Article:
German Greens’ Reality Check
Why a Green Government Will Frustrate the Country’s Allies on Security
Source: Die Grünen Nordrhein-Westfalen /Flicker
The German Greens are riding high. The party surged to a lead in at least one recent opinion poll after unveiling their first-ever candidate for chancellor, 40-year-old Annalena Baerbock. A lot can still happen between now and Germany’s September 26 elections, but it’s becoming hard to imagine a scenario in which the next coalition government doesn’t include the Greens.
International commentators have gotten their hopes high for what this means for German foreign and security policy. A recent feature in the New York Times celebrated the Greens as a “pragmatic party promising an assertive stance abroad,” committed to “Germany’s membership in NATO and its strong alliance with the United States.” Another analyst argues that a coalition of Greens and the conservative Christian Democrats “could finally create a coherent defense policy.”
Those commentators are likely to be disappointed. A government in which the Greens play a key role is unlikely to give Germany the security policy its NATO allies expect. To be sure, Baerbock leads a party that’s moved away from its anti-NATO, pacifist roots in the peace movement 40 years ago. They now see the military alliance as an “indispensable actor for European security” and have strong commitment to strengthening multilateralism and the European Union.
The new Greens are hawkish on human rights and the rule of law. They have been forceful in their attacks on Hungarian Prime Minister Viktor Orbán’s self-styled “illiberal state” project at the heart of the EU. They have also positioned themselves forcefully against authoritarian great powers. Norbert Röttgen, the CDU chairman of the Bundestag’s Foreign Affairs Committee, is right to say that “the Greens have the clearest stance of all the parties on China and Russia.”
The Greens’ growing support for transatlantic agendas is in part an alternative to “China’s authoritarian pursuit of hegemony.” The party opposed the EU’s recently-concluded Comprehensive Investment Agreement (CAI) with Beijing and seeks to block Huawei’s participation in Europe’s switch to 5G communications. Longtime Green MP Jürgen Trittin — a former minister who advocates European equidistance between China and the US — gets little traction within the party these days. That attention now goes to Reinhard Bütikofer, an MEP one of Europe’s most prominent critics of the Chinese Communist Party.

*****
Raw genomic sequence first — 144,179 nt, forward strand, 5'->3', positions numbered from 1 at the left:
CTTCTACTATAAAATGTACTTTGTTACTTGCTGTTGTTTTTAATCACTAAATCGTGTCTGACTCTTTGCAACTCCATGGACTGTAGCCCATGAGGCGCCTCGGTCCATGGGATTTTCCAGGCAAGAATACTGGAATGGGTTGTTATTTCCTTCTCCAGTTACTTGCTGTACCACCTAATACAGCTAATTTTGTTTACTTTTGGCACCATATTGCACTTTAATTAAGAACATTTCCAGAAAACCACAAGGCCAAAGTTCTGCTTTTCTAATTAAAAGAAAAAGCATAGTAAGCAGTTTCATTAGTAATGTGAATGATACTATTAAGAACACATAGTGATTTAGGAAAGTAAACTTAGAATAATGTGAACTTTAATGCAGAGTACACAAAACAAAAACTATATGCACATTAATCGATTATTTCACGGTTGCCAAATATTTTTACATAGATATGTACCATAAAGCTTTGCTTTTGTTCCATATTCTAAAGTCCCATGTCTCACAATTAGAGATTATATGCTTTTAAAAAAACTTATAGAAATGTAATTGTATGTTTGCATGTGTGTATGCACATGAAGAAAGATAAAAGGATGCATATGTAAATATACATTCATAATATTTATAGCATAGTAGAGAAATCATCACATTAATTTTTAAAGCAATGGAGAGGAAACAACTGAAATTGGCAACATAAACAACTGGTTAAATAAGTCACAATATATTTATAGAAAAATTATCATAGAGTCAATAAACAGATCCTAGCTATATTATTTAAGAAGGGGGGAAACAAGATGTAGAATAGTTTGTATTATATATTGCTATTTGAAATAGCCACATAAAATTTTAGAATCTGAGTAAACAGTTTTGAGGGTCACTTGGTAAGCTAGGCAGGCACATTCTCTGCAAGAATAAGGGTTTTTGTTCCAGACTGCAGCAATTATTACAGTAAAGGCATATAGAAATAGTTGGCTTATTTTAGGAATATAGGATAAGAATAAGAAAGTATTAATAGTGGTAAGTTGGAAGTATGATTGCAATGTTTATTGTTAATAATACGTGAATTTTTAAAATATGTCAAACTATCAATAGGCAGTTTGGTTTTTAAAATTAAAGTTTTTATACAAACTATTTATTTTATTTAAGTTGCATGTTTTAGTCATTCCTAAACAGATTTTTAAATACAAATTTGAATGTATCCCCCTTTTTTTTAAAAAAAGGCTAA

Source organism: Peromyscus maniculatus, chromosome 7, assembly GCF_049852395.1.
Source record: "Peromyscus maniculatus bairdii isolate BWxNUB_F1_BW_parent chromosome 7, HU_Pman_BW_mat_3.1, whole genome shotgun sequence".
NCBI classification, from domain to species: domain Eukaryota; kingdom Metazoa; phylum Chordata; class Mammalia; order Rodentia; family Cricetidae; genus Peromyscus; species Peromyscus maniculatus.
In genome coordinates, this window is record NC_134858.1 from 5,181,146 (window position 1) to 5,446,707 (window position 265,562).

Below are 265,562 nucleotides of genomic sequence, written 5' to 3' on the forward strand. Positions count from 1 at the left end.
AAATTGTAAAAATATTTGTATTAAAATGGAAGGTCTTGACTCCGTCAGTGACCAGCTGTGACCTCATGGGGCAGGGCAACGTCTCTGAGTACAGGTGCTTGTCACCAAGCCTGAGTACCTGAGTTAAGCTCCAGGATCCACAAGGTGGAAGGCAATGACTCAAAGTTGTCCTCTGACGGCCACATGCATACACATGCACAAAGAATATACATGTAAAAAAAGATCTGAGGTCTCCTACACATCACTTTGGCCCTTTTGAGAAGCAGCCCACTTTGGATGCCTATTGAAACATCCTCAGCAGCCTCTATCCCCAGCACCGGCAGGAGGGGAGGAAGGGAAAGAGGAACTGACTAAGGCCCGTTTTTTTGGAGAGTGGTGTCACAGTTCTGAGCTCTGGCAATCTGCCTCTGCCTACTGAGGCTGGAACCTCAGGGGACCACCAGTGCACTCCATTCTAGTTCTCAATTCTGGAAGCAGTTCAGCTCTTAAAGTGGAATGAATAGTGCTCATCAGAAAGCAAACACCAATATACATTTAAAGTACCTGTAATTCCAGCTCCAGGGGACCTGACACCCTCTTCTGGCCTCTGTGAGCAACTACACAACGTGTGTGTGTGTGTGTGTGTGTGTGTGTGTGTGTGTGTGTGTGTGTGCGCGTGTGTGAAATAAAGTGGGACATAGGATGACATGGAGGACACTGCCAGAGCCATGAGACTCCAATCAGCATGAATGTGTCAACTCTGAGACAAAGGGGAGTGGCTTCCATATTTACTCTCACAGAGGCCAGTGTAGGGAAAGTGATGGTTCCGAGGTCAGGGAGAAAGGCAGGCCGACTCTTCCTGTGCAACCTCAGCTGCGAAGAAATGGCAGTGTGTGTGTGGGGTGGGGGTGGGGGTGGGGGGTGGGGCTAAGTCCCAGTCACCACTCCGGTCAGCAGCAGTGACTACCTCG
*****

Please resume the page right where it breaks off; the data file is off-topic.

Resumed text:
The party has been notably skeptical too toward the Kremlin, opposing the Nord Stream2 pipeline project, which the leadership of both the Christian Democrats and the Social Democrats have supported.
The Greens are still the Greens, though. On military and security policy, the Green left wing is still going strong. The Greens’ election platform opposes the 2 percent defense spending goal Germany is committed to within NATO, terming it “arbitrary.”
The party does commit to “securely” funding German armed forces. But faced with hard choices amid a post-COVID budget squeeze, Green ministers would be unlikely to argue for higher military spending over, for example, investment in carbon-neutral and digital transformation, or social welfare programs — particularly with the party promising those in its election manifesto.
Once in government, the Greens may usher in the end of the Franco-German fighter jet, a key project of French-German defense cooperation. Baerbock is on record demanding Germany sign the Nuclear Weapons Ban Treaty, pulling out of NATO’s nuclear sharing programs, and withdrawing all US nuclear weapons from German soil. She has not repudiated these positions since stating them three years ago. This is also a nod to the many Green party activists passionate about “feminist foreign policy” who set nuclear deterrence as an expression of “toxic masculinity” that needs to be overcome.
But while a coalition between the Christian Democrats and the Greens might not give international commentators the policy they’re expecting, the contest between Baerbock and the Christian Democratic candidate Armin Laschet will hopefully provide Germany with the foreign and security policy debate it needs.
Laschet strongly supports the NATO 2 percent goal and he believes in nuclear deterrence. He’s well placed to press Baerbock on how exactly she squares the Green party’s acute awareness of the threats posed by both the Kremlin and Beijing, with its security and military policy stance.
For her part, Baerbock can press Laschet on arms control and disarmament, as well as on his party’s weak stance on Nord Stream2 — and perhaps on chumminess with lobbyists acting on behalf of authoritarian governments, and the need for a very different China policy than the one carried out under Chancellor Angela Merkel.
And maybe a moderator in these debates will press both Baerbock and Laschet on how Germany and Europe should prepare for the day on which the US decides to no longer guarantee Europe’s security with nuclear weapons.
After 16 years in opposition, the Greens now have some of Germany’s best voices on foreign policy, and they have no shortage of ideas. But on the core of security policy, they are fundamentally out of step with Germany’s key allies.
This commentary was originally published in Politico Europe on April 23, 2021.